But the safety records, as in any great story, are very much owed to a hero: Doctor Yellow – the yellow coloured Shinkansen trains (there are several) that constantly move through the rail network and monitor the condition of the rail and diagnose occurring problems. Because of its safety role, Japanese simply adore Doctor Yellow – a train raised to the rank of folk hero or ‘porte bonheur’ – there is a wide held belief in Japan that seeing Doctor Yellow during your commute brings good fortune… Like Maneki Neko

dr yellow
Doctor Yellow
But this is not all! Most Shinkansen have names, derived from local heroes and intrinsic Japanese held beliefs: the Green Leaves (Aoba) Shinkansen which serves the route Tokyo to Sendai, the White Hawk (Hakutaka) and the Glitter (Kagayaki) which serve the Tokyo to Kanazawa route or the Cherry Blossoms (Sakura) between Shin Osaka to Kagoshima Chuo and Mountain Spirit (Yamabiko) from Tokyo to Morioka route. You just go to the rail station and wait for the train to take on a dream metamorphosis journey…

So, to get from Kanazawa to Kyoto I had to ride the Thunderbird… Great three hours ride – temperamental, but uneventful and happy.

Kyoto – also known as the thousand-year capital because before the emperor’s relocation to Tokyo in 1869, Kyoto has been Japan’s capital  for over a thousand years. Kyoto is one of the richest places of Japan history, religion and culture and nature all around.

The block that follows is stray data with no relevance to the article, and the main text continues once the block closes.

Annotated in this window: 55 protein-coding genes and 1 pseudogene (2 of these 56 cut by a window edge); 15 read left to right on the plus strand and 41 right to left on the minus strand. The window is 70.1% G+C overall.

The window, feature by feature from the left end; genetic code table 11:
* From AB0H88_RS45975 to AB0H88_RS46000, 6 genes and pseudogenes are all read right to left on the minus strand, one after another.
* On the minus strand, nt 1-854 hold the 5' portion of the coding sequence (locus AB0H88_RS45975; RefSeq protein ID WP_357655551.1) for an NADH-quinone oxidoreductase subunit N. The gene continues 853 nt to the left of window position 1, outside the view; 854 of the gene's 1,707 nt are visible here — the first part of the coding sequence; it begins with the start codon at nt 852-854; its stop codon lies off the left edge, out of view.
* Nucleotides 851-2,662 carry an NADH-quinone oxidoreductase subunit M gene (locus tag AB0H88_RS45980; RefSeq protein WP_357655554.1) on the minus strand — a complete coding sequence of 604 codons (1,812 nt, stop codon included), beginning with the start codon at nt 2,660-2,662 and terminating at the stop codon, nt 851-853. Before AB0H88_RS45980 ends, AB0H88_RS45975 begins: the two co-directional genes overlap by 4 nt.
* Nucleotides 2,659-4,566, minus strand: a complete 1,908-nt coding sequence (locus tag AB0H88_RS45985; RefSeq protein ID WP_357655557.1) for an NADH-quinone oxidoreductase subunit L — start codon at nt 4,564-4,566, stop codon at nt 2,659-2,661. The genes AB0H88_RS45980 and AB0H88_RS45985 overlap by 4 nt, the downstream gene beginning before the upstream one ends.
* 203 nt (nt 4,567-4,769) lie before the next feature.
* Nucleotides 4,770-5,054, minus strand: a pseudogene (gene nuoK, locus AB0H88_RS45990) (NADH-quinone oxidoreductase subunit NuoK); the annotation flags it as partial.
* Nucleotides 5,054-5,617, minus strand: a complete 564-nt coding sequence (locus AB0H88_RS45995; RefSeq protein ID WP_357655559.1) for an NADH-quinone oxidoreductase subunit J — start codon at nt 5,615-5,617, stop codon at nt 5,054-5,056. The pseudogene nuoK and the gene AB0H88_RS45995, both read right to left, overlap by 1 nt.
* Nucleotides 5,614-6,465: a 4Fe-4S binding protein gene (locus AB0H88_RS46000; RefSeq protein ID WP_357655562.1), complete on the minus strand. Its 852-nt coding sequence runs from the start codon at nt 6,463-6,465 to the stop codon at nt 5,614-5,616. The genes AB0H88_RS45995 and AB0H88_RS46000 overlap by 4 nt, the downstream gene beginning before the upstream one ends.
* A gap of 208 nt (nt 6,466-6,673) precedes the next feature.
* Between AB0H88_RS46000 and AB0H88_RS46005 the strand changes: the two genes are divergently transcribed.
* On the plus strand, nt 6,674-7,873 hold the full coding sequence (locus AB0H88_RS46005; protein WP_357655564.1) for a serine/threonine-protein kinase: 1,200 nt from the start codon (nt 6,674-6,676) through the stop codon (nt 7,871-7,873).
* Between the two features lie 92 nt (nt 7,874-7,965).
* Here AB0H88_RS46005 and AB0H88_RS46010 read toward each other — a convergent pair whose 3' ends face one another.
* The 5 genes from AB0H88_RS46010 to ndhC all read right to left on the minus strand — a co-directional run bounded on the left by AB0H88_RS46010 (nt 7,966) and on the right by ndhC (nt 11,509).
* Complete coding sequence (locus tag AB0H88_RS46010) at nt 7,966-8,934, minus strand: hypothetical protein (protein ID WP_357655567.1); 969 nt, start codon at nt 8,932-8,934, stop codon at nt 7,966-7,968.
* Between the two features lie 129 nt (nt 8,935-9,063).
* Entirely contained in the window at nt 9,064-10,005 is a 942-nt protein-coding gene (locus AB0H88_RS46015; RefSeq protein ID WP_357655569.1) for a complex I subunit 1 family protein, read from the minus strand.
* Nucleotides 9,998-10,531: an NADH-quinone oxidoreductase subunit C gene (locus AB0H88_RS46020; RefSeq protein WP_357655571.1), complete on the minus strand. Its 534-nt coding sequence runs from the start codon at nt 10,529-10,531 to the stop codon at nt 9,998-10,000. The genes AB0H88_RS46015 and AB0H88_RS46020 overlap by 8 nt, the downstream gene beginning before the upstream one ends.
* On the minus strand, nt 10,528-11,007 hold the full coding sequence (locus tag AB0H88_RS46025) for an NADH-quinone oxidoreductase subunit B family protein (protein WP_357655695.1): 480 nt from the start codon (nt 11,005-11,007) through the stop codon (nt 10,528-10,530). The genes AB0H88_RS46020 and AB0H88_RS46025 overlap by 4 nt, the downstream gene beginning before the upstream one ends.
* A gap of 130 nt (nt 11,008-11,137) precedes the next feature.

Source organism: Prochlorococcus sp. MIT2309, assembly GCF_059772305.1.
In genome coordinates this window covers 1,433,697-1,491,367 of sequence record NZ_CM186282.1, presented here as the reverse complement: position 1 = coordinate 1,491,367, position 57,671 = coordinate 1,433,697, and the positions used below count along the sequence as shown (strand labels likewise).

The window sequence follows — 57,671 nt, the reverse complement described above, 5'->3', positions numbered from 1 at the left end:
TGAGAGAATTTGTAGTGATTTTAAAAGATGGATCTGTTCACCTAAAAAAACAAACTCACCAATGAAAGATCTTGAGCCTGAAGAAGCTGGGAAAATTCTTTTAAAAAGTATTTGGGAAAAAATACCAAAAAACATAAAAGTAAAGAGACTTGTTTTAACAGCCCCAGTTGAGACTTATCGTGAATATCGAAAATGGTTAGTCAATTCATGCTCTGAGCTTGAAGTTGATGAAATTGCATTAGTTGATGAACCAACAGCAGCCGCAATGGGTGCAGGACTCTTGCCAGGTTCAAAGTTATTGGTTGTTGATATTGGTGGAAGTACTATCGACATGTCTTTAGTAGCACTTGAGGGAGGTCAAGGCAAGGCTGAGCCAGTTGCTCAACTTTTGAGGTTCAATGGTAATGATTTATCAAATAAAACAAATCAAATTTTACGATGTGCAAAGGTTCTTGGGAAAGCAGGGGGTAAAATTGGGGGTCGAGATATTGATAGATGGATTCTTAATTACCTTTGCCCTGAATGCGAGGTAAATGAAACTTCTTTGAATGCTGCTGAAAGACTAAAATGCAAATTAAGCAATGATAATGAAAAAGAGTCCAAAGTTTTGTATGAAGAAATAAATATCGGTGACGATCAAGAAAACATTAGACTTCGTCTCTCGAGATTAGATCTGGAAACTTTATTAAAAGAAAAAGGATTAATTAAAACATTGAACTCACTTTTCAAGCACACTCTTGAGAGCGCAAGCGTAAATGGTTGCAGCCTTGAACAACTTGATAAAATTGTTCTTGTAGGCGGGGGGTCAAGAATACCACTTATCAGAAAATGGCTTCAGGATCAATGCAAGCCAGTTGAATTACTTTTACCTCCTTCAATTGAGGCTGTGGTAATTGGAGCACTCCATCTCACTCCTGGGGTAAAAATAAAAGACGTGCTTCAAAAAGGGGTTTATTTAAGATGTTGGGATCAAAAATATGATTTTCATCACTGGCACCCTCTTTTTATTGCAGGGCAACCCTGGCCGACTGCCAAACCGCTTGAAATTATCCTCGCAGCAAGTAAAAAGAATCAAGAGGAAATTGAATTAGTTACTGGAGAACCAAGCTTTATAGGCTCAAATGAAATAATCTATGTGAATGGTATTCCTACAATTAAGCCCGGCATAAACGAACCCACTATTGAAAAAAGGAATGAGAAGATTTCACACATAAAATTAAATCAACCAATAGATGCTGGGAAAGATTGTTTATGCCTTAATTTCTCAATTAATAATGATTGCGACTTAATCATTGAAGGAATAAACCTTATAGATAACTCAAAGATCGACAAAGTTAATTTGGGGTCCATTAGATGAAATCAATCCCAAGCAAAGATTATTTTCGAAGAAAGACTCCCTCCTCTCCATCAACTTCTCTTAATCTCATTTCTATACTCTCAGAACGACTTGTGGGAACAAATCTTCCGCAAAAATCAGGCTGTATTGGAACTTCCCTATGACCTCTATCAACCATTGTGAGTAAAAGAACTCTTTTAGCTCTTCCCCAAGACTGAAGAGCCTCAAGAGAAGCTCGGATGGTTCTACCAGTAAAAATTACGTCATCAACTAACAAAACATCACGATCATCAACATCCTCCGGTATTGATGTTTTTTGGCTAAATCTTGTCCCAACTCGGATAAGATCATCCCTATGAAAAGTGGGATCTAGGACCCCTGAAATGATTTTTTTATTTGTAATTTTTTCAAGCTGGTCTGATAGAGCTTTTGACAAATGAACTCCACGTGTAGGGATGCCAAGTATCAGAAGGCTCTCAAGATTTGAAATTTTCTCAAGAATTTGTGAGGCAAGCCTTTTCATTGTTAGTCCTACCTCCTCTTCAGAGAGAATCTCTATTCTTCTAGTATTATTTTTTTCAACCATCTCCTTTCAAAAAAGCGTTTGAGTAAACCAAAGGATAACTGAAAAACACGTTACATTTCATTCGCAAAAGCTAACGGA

Because of its former status as capital, Kyoto has castles and palaces where shoguns and emperors resided for hundreds of years.

My first stop in Kyoto was Nijōjō or the Nijō castle (which can be reached from Kyoto Station with Kyoto City Bus numbers 9, 50 or 101 (15-20 minutes rides). Or just hop on a taxi…

Nijōjō was built in 1603 to accommodate Tokugawa Ieyasu, the first of the Tokugawa shoguns line, who ruled between 1603 and 1868 (known as the Edo period).

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After the Tokugawa Shogunate ended in 1867, the Nijo castle was used as imperial residence and then it was donated to the city of Kyoto and open to public, as an example of castle architecture from the Edo period. Nijo castle was added to the UNESCO list of world heritage sites in 1994 and remains open to the public.